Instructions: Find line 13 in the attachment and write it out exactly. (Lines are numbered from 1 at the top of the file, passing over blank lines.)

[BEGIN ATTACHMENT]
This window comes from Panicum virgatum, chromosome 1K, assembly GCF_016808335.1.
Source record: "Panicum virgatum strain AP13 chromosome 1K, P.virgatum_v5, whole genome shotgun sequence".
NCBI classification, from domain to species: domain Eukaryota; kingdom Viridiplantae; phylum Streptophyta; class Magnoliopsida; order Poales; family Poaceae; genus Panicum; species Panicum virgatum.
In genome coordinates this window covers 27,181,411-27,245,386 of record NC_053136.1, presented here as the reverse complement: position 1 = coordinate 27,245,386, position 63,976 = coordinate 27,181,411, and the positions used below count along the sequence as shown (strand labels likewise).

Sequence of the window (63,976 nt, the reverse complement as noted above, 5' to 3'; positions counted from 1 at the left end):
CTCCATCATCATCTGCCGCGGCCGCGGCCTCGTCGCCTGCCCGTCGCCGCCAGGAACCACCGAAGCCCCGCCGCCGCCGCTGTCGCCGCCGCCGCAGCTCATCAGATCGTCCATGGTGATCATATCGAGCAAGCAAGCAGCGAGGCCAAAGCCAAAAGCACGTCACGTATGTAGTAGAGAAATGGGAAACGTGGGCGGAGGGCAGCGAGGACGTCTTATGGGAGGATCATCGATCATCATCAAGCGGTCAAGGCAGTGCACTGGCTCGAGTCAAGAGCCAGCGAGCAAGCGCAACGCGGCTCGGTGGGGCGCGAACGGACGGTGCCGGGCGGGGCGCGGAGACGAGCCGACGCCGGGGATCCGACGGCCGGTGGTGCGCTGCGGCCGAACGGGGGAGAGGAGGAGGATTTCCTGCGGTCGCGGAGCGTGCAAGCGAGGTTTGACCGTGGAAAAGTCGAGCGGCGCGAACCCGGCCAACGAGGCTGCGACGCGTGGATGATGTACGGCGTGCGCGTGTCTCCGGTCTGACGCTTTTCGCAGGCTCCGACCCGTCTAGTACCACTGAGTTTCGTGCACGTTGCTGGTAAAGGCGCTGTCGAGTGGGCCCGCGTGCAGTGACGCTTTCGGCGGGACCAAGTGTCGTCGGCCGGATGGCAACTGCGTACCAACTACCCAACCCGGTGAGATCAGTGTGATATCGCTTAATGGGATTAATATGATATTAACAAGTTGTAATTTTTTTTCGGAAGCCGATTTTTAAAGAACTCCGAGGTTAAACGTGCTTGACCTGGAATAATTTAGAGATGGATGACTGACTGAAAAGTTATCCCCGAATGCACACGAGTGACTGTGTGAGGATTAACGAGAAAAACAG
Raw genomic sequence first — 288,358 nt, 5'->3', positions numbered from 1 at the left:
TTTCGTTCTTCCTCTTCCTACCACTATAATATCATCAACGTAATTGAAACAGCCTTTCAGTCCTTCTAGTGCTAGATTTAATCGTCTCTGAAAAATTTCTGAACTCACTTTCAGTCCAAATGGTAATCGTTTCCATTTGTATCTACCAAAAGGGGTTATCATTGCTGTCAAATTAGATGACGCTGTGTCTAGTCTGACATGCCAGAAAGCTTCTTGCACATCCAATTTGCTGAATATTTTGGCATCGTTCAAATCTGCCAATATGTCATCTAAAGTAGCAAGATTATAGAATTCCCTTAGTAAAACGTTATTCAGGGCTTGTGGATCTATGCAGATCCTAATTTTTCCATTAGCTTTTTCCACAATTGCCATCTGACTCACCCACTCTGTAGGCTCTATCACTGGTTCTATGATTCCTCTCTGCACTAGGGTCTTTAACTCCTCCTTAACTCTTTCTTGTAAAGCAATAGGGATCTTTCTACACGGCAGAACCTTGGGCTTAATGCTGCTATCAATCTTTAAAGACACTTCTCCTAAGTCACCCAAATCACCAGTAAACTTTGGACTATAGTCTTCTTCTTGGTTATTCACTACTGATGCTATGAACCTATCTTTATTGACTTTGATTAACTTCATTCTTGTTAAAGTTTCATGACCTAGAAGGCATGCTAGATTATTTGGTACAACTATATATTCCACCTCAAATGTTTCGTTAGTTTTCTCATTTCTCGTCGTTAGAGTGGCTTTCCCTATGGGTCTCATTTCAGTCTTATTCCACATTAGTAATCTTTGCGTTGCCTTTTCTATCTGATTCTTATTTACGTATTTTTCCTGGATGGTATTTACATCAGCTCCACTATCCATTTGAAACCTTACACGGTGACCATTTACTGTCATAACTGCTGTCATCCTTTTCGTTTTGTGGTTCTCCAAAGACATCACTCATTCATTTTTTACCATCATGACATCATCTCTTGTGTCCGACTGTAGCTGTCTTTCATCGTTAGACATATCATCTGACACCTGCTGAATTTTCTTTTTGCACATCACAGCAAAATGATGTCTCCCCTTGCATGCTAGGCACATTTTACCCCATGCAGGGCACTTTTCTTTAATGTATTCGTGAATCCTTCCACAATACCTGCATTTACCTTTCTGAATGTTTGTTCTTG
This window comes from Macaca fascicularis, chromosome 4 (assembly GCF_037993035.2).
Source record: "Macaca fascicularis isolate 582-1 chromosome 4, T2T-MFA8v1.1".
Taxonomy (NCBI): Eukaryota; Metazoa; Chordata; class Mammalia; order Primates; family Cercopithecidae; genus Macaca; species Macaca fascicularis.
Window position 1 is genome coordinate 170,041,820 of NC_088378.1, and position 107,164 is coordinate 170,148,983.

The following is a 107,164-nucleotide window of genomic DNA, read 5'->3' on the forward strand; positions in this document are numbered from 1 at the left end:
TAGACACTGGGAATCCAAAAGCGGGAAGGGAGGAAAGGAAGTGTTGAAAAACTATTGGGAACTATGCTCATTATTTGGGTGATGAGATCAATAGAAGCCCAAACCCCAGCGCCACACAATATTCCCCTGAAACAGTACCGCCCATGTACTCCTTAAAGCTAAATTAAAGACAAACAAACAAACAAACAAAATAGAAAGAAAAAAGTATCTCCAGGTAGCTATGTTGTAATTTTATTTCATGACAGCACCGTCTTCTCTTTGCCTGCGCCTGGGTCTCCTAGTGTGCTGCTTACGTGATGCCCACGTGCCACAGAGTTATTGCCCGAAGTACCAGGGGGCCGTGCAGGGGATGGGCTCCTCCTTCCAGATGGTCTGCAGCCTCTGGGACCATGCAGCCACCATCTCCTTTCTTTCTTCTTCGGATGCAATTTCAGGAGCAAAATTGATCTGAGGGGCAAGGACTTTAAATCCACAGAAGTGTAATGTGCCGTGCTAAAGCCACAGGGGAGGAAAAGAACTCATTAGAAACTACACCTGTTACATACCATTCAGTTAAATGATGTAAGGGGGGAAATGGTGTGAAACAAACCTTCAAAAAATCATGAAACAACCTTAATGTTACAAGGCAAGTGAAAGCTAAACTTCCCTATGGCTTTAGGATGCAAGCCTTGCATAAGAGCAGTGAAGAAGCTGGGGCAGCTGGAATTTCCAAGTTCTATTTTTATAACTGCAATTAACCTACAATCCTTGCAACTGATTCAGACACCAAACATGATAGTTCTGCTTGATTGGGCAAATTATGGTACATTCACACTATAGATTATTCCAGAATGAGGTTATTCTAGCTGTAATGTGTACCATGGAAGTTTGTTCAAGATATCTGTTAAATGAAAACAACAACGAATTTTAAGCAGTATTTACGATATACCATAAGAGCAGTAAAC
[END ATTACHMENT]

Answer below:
The following is a 107,164-nucleotide window of genomic DNA, read 5'->3' on the forward strand; positions in this document are numbered from 1 at the left end: